JLab Go Air Sport headphones shouldn’t be so good and cost so little

When I tested the JLab Go Air Pop headphones earlier this year, they went straight into Coach roundup of the best running headphones and best workout headphones as the highest budget option, costing just $20 in the US and £19.99 in the UK.

The only real concern with the Pop buds was that the fit might not be secure enough for everyone. That’s no problem with the JLab Go Air Sport headphones, which have ear hooks to ensure they stay in place. They’re $10/£10 more than the Pop buds, but that’s a small price to pay for a rock-solid fit.

JLab Go Air Sport Review: Price and Availability

Go Air Sport headphones are available now from JLab (opens in a new tab) and other retailers in the United States and third-party retailers like Amazon (opens in a new tab) in the UK and costs $30 / £29.99, which is an absolute cut, even if the JLab Go Air Pop buds cut them down slightly.

Design and fit

JLab Go Air Sports In-Ear Headphones

(Image credit: Nick Harris-Fry/Future)

The ear hooks on the Go Air Sport headphones ensure a secure fit no matter what type of exercise you plan to do. I’ve run with the buds several times and have also used them for cycling, yoga and strength training with no issues with the fit.

There are three sizes of in-ear tips in the box, and I found that I could wear the headphones with the tips in my ear canal or just sitting out. Inserting them all the way in so they form a tight seal is better for sound quality, but being able to unblock your ears and still hear your audio is sometimes handy for keeping an eye on ambient noise around you, especially since there is no sensitization mode. Ear hooks mean that even when the tips aren’t fully inserted, the headphones stay in place.

The Go Air Sport headphones are fairly light at 0.4oz/12.3g each, but the case is bulky and not very pocket-friendly. It’s a necessary evil with ear-hook headphones as opposed to small in-ear headphones, but worth considering if you plan to take the case with you while exercising.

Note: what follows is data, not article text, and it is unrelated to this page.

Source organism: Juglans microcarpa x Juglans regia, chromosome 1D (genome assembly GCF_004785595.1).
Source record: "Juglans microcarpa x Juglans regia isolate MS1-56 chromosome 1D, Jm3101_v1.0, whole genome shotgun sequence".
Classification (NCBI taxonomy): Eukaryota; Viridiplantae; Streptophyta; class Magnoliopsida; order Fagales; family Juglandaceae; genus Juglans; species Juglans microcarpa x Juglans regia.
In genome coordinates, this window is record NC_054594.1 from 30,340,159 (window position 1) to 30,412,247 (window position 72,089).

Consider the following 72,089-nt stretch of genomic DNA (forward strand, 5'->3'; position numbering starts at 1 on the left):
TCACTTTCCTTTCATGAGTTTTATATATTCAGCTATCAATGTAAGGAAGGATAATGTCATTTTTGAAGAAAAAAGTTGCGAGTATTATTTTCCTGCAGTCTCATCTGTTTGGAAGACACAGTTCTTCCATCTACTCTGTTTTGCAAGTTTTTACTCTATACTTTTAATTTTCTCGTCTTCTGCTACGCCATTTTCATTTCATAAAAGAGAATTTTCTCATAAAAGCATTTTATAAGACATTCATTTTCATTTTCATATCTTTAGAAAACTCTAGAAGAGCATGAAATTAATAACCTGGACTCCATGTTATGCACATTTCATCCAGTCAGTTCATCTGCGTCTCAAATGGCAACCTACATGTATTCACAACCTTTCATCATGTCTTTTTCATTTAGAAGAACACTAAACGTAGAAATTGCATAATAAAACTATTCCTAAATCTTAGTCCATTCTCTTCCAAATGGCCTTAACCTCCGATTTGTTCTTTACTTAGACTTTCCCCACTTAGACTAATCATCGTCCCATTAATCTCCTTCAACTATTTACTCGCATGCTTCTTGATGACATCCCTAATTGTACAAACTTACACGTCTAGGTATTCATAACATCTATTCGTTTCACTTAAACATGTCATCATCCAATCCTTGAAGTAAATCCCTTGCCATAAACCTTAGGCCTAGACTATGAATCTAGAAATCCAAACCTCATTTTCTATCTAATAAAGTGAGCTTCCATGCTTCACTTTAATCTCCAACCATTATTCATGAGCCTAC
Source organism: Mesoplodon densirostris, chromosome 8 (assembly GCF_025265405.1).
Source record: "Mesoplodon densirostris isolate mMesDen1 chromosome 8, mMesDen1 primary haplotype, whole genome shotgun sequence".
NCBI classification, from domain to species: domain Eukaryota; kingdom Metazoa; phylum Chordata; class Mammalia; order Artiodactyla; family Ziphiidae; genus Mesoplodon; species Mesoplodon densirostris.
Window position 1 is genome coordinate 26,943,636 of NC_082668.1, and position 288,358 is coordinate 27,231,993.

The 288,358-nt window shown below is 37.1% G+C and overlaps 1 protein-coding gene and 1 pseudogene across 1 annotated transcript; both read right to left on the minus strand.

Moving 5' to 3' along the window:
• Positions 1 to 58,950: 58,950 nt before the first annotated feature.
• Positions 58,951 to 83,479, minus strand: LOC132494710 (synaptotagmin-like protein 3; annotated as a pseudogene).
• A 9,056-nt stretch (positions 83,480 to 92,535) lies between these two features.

JLab Go Air Pop headphones and case, left, and JLab Go Air Sports headphones and case, right

JLab Go Air Pop headphones and case, left, and JLab Go Air Sports headphones and case, right (Image credit: Nick Harris-Fry/Future)

Another key difference with the Go Air Pop buds is that the Sport headphones have a higher IP rating of IP55 compared to IPX4 on the Pops. Both are suitable for sports use, but the Sport earbuds’ added water resistance gives a bit more peace of mind when you’re sweating buckets or run in the rain.

The logo on the outside of each bud is a touchscreen that you can use to control playback by touch and hold. The controls are delicate even when seated, and during workouts it often took a few tries to skip a track or pause my music.

You can use each headset independently, which can extend the already considerable battery life of using one while the other charges. The Go Air Sport headphones are available in six colors: graphite, green, light blue, sand, teal and yellow.

Sound quality

Having been surprised by the impressive sound of the Go Air Pop buds, I knew what to expect from the Sport, but it’s still satisfying to get such good sound from budget headphones.